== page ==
During periods of extreme market declines, a natural emotional reaction can be to “take control” by selling out of the market and seeking safety in cash. This is due to “loss aversion” – or the fact that losses hurt more than gains feel good. The results of this action can be devastating because positive returns are more likely to occur by investing over the long term.
Of course, staying invested for the long term is easier said than done. That’s why whenever the market has you thinking about the exit, it’s a good time to remind yourself of these long-term investing benefits.
The odds of a positive gain are significantly higher
Some people like to cynically say the stock market is like a casino. People place bets, and whether you win or lose is just up to chance. That is wholly wrong for a variety of reasons. A major reason though is that the odds in the stock market are not stacked against you.
When you play games in a casino, the odds are essentially always the same. They generally favor the casino and don’t change based on what happened before or how long you’ve played. For example, the odds of a roulette wheel landing on red or black is always 50-50.
In the stock market, on the other hand, history has shown that the longer you play, the higher your chances of a positive return. Since 1937, the probability of a positive return over a single day has been 53.4%. But over a 10-year period, the odds of a positive return spikes to 97.3%.
Probability of Positive Returns (S&P 500 Index – Since 1937)
The reason the odds of a positive return increase dramatically over time is due to the stock market’s historical resiliency. Despite a lot of uncertainty and many down periods, investors who stay the course are generally rewarded in the long term. Since 1970, a $10,000 investment in the S&P 500 would now be worth more than $2 million, regardless of all the bumps along the way.
Source: Frist Trust
You get to experience the best trading days
A common finance adage is, “there is no such thing as a free lunch.” By investing over the long term, however, you all but guarantee you get the best meals.
Consider that a large portion of your earnings as an investor will come from only a handful of positive days in the market.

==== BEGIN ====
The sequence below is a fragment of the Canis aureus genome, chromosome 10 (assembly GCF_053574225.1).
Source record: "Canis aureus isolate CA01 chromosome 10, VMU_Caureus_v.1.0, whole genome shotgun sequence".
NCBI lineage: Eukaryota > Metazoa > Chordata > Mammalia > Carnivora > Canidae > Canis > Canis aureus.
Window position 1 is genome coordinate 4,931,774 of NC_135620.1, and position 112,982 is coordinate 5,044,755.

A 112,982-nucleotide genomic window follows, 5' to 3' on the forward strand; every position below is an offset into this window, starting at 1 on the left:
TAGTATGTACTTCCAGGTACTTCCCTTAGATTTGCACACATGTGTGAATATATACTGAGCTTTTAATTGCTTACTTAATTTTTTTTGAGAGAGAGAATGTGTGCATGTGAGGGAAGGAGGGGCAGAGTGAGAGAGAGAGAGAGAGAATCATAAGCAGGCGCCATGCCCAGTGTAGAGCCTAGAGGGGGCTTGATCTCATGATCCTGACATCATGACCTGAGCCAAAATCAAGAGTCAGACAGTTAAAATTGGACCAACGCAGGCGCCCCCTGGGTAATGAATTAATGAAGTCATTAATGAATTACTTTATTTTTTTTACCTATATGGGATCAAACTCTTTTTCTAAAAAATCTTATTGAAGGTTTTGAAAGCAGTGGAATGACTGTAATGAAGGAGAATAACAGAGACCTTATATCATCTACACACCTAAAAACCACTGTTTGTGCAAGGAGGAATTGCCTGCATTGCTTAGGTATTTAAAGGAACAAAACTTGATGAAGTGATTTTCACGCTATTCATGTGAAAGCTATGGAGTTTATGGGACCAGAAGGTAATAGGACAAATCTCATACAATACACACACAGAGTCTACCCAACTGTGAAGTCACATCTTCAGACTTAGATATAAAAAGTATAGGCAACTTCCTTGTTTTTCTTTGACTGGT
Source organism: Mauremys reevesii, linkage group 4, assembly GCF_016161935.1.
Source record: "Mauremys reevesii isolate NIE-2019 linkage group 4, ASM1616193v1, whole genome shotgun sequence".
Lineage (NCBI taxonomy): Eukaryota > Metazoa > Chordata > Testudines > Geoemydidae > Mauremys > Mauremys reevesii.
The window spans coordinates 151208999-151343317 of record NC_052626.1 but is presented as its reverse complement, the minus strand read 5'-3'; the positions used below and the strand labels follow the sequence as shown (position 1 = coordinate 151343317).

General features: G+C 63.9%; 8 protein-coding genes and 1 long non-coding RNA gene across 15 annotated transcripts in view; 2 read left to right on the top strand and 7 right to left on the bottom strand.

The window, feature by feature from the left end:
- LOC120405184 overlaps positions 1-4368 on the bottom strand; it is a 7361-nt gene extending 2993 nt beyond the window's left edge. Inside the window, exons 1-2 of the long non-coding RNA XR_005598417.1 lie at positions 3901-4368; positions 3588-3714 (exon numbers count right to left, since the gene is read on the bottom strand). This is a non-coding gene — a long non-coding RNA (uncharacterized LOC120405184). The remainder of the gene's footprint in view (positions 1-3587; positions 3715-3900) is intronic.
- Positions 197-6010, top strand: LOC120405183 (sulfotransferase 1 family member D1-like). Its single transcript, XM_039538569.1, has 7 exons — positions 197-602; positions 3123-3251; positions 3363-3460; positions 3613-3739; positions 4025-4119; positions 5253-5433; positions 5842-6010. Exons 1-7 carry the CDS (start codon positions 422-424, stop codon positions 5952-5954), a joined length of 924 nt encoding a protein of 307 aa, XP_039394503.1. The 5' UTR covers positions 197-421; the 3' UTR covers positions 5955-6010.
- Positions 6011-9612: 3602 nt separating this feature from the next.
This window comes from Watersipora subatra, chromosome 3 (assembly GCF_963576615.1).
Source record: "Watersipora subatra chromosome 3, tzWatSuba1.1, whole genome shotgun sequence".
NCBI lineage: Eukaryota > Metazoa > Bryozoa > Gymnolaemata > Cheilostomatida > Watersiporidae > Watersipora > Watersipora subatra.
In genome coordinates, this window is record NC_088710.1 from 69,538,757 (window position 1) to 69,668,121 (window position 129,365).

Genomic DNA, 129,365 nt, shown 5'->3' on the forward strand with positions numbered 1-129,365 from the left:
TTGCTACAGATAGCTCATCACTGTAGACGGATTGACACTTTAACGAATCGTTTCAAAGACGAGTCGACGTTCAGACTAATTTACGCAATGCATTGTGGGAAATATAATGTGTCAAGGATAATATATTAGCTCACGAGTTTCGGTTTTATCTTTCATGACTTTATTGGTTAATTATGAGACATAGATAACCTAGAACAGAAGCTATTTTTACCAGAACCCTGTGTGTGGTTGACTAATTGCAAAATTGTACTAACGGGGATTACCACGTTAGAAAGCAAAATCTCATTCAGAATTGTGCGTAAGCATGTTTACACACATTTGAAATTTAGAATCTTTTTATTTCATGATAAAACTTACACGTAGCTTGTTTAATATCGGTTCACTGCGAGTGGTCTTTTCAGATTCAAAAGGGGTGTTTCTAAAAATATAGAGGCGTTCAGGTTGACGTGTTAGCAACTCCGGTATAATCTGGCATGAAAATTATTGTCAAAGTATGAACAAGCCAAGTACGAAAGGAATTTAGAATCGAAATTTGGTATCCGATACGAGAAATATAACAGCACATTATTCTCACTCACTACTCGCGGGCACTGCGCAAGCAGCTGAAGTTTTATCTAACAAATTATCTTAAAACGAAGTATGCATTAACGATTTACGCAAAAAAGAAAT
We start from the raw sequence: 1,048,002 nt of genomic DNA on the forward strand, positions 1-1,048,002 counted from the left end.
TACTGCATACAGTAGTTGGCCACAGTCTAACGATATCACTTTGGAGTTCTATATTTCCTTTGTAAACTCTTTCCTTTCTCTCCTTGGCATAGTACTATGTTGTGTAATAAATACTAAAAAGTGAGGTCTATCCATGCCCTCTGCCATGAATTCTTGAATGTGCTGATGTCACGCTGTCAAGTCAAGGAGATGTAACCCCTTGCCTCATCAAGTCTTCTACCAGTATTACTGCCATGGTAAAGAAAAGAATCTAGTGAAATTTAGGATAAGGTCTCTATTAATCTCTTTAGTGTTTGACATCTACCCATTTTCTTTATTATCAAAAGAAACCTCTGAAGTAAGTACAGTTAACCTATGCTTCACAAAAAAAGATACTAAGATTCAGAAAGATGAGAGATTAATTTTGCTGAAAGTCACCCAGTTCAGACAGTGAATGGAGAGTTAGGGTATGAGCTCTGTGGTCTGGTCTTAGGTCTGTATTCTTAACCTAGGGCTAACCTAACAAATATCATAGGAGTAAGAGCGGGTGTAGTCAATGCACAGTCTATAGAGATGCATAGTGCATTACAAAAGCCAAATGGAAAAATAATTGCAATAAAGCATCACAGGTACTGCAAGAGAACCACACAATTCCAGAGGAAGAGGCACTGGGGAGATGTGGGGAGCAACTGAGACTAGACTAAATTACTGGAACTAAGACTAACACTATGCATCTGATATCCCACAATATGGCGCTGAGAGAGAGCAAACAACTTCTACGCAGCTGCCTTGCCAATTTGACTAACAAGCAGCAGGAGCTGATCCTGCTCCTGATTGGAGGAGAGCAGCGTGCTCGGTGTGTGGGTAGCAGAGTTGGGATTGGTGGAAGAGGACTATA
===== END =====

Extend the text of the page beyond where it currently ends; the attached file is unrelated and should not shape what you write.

Just look at returns of the S&P 500 over a 20-year period, 2002 – 2021. Hypothetically, if you were to leave a $10,000 investment fully invested during those two decades, it would have earned a 9.52% return and grown to $61,685. But miss just the 10 best trading days over those 20 years, your return would have been only 5.33% and your balance cut by more than half at $28,260.
Source: JP Morgan
Your return would have progressively worsened the more “best days” you missed. By the time you missed out on the 40 best days, you would have started to lose money. Further, the best and the worst days tend to occur right next to each other. Seven of the best 10 days in the stock market occurred within two weeks of the 10 worst days.
The fact is, no one knows when these best trading days will occur. The only way to ensure you participate in them is to invest for the long term.
You can take full advantage of compounding
So, what does this all mean for your portfolio? The longer you participate in the growth of the stock market, the more you can take advantage of the power of compounding -- the earnings earned on your earnings.
Over time, those earnings multiply exponentially. Just consider how much saving 15% of a $55,000 salary ($8,250) over 35 years comes from compounding when left untouched. The ending balance is $1,035,000, of which around 70% is the earnings from compounding.
If investing were easy, there would be no risk involved and, therefore, no return. As the benefits above show, one of the best ways to use that risk to your advantage is to invest for the long term. What investments you should stick with over that time depends on your personal situation and can be decided with the help of a financial adviser.
If you're worried about the market, learn why sticking with a diversified investment strategy over the long term is often the best approach. Download our free guide on "How to Survive a Market Downturn."